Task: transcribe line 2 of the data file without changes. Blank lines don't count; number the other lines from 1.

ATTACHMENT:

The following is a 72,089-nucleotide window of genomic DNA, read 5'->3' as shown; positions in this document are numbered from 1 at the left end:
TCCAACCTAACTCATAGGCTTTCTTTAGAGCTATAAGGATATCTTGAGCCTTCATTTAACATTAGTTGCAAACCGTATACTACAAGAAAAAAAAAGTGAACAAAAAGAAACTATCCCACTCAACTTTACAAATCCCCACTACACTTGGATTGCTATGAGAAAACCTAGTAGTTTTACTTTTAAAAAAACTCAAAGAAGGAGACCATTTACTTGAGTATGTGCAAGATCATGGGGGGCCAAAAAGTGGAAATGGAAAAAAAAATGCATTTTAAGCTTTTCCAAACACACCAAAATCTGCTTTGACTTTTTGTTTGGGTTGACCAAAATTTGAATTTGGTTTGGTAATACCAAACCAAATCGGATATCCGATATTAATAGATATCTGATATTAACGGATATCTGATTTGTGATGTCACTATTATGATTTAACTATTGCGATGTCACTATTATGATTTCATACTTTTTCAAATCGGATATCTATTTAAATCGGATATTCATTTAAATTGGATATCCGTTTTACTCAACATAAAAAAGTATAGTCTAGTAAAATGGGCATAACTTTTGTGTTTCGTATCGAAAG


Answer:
TCCAACCTAACTCATAGGCTTTCTTTAGAGCTATAAGGATATCTTGAGCCTTCATTTAACATTAGTTGCAAACCGTATACTACAAGAAAAAAAAAGTGAACAAAAAGAAACTATCCCACTCAACTTTACAAATCCCCACTACACTTGGATTGCTATGAGAAAACCTAGTAGTTTTACTTTTAAAAAAACTCAAAGAAGGAGACCATTTACTTGAGTATGTGCAAGATCATGGGGGGCCAAAAAGTGGAAATGGAAAAAAAAATGCATTTTAAGCTTTTCCAAACACACCAAAATCTGCTTTGACTTTTTGTTTGGGTTGACCAAAATTTGAATTTGGTTTGGTAATACCAAACCAAATCGGATATCCGATATTAATAGATATCTGATATTAACGGATATCTGATTTGTGATGTCACTATTATGATTTAACTATTGCGATGTCACTATTATGATTTCATACTTTTTCAAATCGGATATCTATTTAAATCGGATATTCATTTAAATTGGATATCCGTTTTACTCAACATAAAAAAGTATAGTCTAGTAAAATGGGCATAACTTTTGTGTTTCGTATCGAAAG